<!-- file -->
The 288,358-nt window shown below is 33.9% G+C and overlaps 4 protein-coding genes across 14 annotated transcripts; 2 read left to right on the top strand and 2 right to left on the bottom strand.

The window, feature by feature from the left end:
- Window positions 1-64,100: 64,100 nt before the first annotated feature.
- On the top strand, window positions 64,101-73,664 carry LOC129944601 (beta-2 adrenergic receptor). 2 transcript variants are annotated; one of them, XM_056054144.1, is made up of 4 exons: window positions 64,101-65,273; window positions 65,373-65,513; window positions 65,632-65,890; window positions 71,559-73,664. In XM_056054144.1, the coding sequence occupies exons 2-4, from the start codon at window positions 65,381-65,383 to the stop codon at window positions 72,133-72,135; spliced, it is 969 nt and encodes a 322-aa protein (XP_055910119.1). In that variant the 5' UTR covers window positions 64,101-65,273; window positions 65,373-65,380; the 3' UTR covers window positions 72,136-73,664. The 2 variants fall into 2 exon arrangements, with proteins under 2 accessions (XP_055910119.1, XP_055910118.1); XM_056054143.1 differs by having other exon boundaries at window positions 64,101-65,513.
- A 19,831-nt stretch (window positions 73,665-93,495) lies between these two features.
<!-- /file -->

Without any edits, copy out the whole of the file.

The 288,358-nt window shown below is 33.9% G+C and overlaps 4 protein-coding genes across 14 annotated transcripts; 2 read left to right on the top strand and 2 right to left on the bottom strand.

The window, feature by feature from the left end:
- Window positions 1-64,100: 64,100 nt before the first annotated feature.
- On the top strand, window positions 64,101-73,664 carry LOC129944601 (beta-2 adrenergic receptor). 2 transcript variants are annotated; one of them, XM_056054144.1, is made up of 4 exons: window positions 64,101-65,273; window positions 65,373-65,513; window positions 65,632-65,890; window positions 71,559-73,664. In XM_056054144.1, the coding sequence occupies exons 2-4, from the start codon at window positions 65,381-65,383 to the stop codon at window positions 72,133-72,135; spliced, it is 969 nt and encodes a 322-aa protein (XP_055910119.1). In that variant the 5' UTR covers window positions 64,101-65,273; window positions 65,373-65,380; the 3' UTR covers window positions 72,136-73,664. The 2 variants fall into 2 exon arrangements, with proteins under 2 accessions (XP_055910119.1, XP_055910118.1); XM_056054143.1 differs by having other exon boundaries at window positions 64,101-65,513.
- A 19,831-nt stretch (window positions 73,665-93,495) lies between these two features.